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Karzai Elected President

As expected, Hamed Karzai has been elected head of Afghanistan's transitional government at the grand assembly.
By the.iwpr

The Loya Jirga on Thursday comprehensively endorsed Hamed Karzai as transitional head of state, with nearly 1300 delegates backing him in a secret ballot for the post. His closest rival, medical doctor Masouda Jalal, got just 171 votes.

The result was never in doubt. Jalal made an impressive speech but was only

ever a spoiler candidate. She at least ensured that Karzai, who has made an

international name for himself by running the interim administration since

the fall of the Taleban, would not suffer the embarassment of standing

uncontested.

A third candidate, Mir Mohammad Nedaii, garnered 89 votes. There were six

spoiled and six blank ballots. Abstentions were not officially announced, but

going by Loya Jirga chief Ismail Qassimyar's estimate on Wednesday of 1650

voting delegates, there were 83.

"I hope Karzai succeeds in his job and works well for the country. I hope he

helps the poor people of Afghanistan," said Qassimyar.

The audience rose to their feet and clapped rhythmically when they heard the

result. "In the name of God. I am very proud that you all believe in me. It is a big

burden. You trust in me as a poor Muslim that I will help the country. We

pray for the people who died in this country," Karzai said in his victory speech.

Afghan radio broke transmission from the Jirga immediately after his address. After a few minutes of national music, a presenter announced, "All the journalists working at Kabul radio congratulate Mr Karzai and hope he will do a good job."

The debate and vote for the head of state was more orderly and shorter than

the previous day's election of Qassimyar as assembly chief. The three

candidates each spoke for 10 to 15 minutes.

Jalal, wearing a head scarf, elaborated a comprehensive programme which

included elections every 18 months, equal rights for women, introducing

computers into the country's wrecked education system and eradicating poppy production which fuels 70 per cent of the world's heroine trade.

But Karzai, who has over the past few months shown his mastery of

international diplomacy, has also this week proved to be an adept and

confident public speaker, presenting himself as both the man who has put

Afghanistan on the world map and can unite the country's complex mosaic

of ethnic groups and ideologies.

The only other known political leader to have formally thrown his hat into

the ring was ex-president Burhanuddin Rabbani. But he withdrew on Monday,

shortly after having been heckled by a group of women delegates upset by the

bloodshed during his 1992-96 term in office.

"We should differentiate between mujahedin and warlords. The mujahedin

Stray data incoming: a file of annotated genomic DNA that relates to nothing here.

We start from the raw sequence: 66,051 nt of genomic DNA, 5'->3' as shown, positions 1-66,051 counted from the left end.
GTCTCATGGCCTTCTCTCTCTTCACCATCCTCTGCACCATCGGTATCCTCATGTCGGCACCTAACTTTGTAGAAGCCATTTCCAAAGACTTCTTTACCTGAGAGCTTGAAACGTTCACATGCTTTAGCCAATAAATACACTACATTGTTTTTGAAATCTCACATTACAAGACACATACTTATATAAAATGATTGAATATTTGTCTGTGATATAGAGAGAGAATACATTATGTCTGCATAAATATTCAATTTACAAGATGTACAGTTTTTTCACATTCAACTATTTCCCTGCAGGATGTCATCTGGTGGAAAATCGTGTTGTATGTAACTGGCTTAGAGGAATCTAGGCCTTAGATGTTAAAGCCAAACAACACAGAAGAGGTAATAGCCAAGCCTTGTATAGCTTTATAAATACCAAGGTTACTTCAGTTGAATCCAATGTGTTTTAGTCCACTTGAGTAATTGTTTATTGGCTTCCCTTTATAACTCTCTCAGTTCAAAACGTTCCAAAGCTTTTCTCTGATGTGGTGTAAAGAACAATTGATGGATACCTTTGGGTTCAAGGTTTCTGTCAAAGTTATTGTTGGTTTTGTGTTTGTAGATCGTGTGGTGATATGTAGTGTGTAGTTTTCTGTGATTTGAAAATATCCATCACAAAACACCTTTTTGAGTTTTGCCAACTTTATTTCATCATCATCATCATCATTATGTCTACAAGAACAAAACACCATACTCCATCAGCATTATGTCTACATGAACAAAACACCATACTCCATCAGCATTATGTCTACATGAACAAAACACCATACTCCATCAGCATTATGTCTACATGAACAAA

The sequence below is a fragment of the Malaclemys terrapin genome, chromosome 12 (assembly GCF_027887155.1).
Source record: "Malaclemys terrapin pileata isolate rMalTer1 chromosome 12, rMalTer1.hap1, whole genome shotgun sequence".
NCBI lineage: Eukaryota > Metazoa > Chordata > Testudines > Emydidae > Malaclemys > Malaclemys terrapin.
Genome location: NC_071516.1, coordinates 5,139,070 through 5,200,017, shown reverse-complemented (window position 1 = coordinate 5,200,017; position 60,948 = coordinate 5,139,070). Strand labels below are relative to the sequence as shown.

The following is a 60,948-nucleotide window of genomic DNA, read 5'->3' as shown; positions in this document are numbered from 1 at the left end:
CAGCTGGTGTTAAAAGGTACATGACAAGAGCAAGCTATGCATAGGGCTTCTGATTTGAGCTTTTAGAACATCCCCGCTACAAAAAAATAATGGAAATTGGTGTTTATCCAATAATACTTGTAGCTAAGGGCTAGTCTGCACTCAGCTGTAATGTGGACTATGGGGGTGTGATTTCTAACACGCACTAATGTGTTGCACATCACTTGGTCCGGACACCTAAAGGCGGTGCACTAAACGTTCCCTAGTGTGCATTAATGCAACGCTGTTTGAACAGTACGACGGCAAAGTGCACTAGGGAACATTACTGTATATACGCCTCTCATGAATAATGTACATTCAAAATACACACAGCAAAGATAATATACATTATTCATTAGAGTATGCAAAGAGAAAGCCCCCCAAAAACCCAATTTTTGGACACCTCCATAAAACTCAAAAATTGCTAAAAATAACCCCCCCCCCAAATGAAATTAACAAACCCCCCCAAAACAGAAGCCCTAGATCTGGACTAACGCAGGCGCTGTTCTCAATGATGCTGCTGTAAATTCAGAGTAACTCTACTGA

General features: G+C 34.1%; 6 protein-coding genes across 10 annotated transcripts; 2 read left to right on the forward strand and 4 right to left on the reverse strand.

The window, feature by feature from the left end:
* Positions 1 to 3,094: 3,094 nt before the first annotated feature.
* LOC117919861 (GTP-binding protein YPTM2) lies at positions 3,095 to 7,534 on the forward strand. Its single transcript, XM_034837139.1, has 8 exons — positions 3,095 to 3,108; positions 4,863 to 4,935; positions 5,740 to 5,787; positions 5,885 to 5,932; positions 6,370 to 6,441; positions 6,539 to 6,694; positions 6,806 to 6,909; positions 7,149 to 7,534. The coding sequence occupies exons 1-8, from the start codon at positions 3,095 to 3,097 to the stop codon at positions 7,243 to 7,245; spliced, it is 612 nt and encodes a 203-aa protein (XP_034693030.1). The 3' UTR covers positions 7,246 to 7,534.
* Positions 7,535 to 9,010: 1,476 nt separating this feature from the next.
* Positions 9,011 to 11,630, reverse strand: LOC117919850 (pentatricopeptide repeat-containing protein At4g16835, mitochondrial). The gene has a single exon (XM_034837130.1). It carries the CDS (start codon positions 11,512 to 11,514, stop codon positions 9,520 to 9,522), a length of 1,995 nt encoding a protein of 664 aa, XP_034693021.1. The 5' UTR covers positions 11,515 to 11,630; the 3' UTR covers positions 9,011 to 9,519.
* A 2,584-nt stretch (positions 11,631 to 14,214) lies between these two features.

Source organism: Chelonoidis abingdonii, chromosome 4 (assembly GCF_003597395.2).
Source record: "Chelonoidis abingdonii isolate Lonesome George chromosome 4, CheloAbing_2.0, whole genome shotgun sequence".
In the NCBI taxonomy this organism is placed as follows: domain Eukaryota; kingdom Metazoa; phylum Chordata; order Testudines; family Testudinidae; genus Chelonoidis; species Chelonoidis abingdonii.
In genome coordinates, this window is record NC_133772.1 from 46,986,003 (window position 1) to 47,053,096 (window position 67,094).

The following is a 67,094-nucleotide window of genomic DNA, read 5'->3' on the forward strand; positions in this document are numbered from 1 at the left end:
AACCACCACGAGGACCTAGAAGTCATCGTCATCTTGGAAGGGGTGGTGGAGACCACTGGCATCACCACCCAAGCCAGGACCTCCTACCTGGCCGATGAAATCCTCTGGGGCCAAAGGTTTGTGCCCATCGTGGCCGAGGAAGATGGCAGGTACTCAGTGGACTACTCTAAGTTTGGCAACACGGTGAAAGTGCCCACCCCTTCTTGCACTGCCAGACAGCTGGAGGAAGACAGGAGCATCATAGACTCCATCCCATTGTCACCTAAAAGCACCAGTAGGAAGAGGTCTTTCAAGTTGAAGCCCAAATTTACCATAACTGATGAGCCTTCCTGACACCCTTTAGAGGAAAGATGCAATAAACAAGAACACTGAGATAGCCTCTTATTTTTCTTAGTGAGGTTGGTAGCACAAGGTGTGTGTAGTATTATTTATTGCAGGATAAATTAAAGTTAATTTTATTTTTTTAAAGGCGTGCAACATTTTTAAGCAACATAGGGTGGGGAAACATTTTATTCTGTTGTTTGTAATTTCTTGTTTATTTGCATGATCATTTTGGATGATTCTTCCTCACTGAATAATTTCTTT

saved the country. The warlords destroyed our homes," Karzai said in his

election address earlier in the day. Dressed in a traditional Pashtun headdress, he added, "We will defend our freedom and our country with our blood."

This is the kind of talk designed to appeal to many ordinary Afghans. So was his careful distinction between ulema, the traditional religious classes,

and the religious extremism of the Taleban, together with the repeated mention of

Afghanistan's martyrs, Ahmed Shah Massoud, the late leader of the Northern

Alliance, and Abdul Haq, a Pashtun mujahed commander killed by the Taleban

last year.

Karzai emphasised, as he did on the opening day, the fact that Afghanistan

has become part of the international community under his stewardship.

"I want to have good relations with all countries, especially with those who

were interfering in our internal affairs like Pakistan and Iran," he said.

He talked of foreign investment, particularly an oil pipeline to run from Turkmanistan through Afghanistan to Pakistan, which would net the country 300 million US dollars a year.

Significantly, Karzai has avoided prominent mention of America in

his four speeches to the Loya Jirga. Ex-king Zahir Shah's decision not to stand for political office and his endorsement of Karzai had been controversial, particularly among Pashtuns - the country's largest ethnic group - because it was announced by US diplomat Zalmay Khalilzad.

The significant remaining business of the Loya Jirga is to approve the

structure and major personalities of the government - the "power ministries"

of defence, home and foreign affairs. It is unclear from the rules of

the grand assembly whether this will happen as a single "slate" presented by

Karzai or delegates will get the chance to vote on ministers one by one.

Earlier in the week, it had briefly seemed as though there would be no

election at all after Qassimyar announced at a news conference that the

audience's applause for Karzai on the opening day in his view constituted an

endorsement of his presidency.

Both delegates on the floor and international diplomats expressed their disquiet and Loya Jirga commission officials soon amended their position to say that it was only Karzai's candidature that had been approved.

This report was compiled by IWPR trainees Mir Enyatullah­Saada, Hafizullah Gardesh, Samander Khan, Daneesh Kerokhil and Abdel Wali.

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